Another day, another genocide

August 29, 2006

In News

By The Associated Press

The UN’s World Food Program warned Monday that Gaza was facing a rapidly escalating crisis as a result of Israel’s two-month-old offensive there.

“Industries which were once the backbone of Gaza’s economy and food system ,such as the agriculture and fishing industries, are suffocated by the current situation and risk losing all viability,” said Arnold Vercken, the local WFP director.

The crisis has left 70 percent of Gaza’s population lacking food and forced the WFP to increase the number of Gazans receiving aid to 220,000 from 160,000 the WFP said. They include poor farmers, fishermen and others.

The Rome-based agency cautioned that the crisis in Lebanon should not result in Gaza being overlooked.

“In contrast to Lebanon, where humanitarian food aid needs have been essentially met, the growing number of poor in Gaza are living on the bare minimum and face a daily struggle to cover their daily food needs,” the WFP said in a statement.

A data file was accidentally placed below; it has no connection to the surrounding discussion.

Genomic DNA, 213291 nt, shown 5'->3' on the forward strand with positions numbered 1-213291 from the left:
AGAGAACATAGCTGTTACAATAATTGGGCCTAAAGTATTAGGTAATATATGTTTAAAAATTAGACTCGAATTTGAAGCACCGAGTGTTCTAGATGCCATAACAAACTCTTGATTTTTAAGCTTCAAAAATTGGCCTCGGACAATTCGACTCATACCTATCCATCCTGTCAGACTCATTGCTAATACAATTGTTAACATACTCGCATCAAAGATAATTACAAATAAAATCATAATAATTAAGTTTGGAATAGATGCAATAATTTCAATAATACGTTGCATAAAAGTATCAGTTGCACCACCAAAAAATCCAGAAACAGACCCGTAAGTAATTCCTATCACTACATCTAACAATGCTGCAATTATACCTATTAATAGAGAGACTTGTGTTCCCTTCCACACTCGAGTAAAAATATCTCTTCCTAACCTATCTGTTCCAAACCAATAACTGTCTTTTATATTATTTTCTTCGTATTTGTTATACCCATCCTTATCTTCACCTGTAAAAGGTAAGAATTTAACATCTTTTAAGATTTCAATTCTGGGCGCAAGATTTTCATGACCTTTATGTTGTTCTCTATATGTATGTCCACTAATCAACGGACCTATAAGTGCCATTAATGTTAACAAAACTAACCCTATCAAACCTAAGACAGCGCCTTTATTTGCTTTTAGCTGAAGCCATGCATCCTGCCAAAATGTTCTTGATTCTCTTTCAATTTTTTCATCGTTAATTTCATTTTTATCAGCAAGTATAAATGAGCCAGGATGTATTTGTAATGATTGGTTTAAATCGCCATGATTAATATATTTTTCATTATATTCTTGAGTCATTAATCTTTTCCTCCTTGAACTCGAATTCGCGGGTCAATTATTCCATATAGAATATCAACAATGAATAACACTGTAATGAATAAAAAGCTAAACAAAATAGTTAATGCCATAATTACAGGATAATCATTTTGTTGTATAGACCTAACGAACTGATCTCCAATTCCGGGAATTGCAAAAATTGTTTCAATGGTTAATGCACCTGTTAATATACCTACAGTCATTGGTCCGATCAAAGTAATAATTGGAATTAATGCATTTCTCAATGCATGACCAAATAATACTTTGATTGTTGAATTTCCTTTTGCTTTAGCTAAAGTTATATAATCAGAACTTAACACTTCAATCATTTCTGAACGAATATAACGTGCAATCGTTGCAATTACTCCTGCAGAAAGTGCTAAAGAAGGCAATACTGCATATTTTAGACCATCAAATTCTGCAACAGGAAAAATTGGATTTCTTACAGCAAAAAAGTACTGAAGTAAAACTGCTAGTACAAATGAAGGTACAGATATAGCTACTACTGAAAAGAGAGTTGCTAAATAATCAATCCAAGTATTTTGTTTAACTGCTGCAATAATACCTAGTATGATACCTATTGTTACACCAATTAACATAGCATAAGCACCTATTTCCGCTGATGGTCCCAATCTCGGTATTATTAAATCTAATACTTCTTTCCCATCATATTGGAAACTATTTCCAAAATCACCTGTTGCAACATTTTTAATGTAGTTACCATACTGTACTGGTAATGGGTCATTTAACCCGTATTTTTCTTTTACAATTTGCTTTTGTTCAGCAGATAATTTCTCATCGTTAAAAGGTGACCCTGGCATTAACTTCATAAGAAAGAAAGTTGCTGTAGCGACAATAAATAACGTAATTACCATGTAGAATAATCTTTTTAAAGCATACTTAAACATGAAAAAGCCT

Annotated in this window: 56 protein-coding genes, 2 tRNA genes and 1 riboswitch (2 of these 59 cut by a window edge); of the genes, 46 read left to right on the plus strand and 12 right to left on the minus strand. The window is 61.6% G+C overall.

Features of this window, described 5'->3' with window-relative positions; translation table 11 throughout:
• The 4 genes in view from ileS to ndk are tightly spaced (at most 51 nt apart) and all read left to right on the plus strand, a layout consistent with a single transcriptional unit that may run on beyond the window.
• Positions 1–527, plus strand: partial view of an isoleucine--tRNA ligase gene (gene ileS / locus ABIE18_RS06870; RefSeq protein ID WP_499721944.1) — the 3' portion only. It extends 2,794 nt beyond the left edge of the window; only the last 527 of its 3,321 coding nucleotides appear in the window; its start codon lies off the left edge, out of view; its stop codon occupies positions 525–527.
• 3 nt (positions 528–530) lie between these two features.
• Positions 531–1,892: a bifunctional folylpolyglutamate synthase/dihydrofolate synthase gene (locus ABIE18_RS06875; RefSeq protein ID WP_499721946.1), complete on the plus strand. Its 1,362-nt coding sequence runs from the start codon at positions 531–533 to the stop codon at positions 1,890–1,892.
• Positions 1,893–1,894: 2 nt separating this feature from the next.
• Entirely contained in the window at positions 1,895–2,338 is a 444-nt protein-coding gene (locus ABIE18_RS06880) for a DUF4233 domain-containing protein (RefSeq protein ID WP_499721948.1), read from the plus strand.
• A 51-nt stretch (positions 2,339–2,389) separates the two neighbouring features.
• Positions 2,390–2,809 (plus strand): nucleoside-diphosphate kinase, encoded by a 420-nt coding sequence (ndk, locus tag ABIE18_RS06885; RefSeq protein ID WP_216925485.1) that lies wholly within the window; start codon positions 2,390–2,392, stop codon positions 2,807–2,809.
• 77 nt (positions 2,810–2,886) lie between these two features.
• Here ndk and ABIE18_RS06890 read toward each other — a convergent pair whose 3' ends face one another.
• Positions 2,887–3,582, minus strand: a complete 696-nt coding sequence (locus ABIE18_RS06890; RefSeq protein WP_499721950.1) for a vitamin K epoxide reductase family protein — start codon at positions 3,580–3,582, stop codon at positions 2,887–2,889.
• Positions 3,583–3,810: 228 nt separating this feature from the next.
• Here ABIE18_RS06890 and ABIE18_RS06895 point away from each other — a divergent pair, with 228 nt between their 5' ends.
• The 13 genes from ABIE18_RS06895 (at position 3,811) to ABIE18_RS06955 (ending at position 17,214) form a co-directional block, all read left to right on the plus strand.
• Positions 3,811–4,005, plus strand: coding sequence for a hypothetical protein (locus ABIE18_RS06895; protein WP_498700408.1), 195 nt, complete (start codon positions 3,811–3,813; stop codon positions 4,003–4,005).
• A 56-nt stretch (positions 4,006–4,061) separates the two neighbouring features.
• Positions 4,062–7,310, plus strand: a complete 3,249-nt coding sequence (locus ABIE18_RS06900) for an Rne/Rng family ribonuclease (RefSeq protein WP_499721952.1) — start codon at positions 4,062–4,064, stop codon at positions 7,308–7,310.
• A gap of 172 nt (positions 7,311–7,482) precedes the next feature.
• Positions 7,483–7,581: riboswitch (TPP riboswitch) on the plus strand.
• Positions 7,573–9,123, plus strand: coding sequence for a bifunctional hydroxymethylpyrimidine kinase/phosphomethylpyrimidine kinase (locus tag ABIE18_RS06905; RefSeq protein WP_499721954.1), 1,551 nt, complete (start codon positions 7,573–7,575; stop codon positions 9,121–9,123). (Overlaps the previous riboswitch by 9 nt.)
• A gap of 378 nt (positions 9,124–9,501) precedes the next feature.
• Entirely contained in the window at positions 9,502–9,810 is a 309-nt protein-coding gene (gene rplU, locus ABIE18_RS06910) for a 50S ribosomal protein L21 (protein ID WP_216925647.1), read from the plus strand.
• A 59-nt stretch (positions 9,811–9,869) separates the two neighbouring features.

With power and water supplies low and unreliable, farmers forced to buy power and water to maintain their crops are increasing prices at a time when people can’t afford it, the U.N. agency said.As a result, farmers are struggling to sell their produce and make ends meet.

Fishermen also are in dire straits – the industry paralyzed by a total closure of the Gaza coastline since June 25.

“WFP food assistance is acting as a band-aid in an attempt to prevent a further decline of livelihoods and nutrition among the poorest,” Vercken said.

“Rising criminality and a return to kidnapping illustrate the precariousness of the situation and this deters foreign investment and much needed job

The agency said it faces a funding shortfall, with its two-year operation launched in September 2005, which requires US$103 million.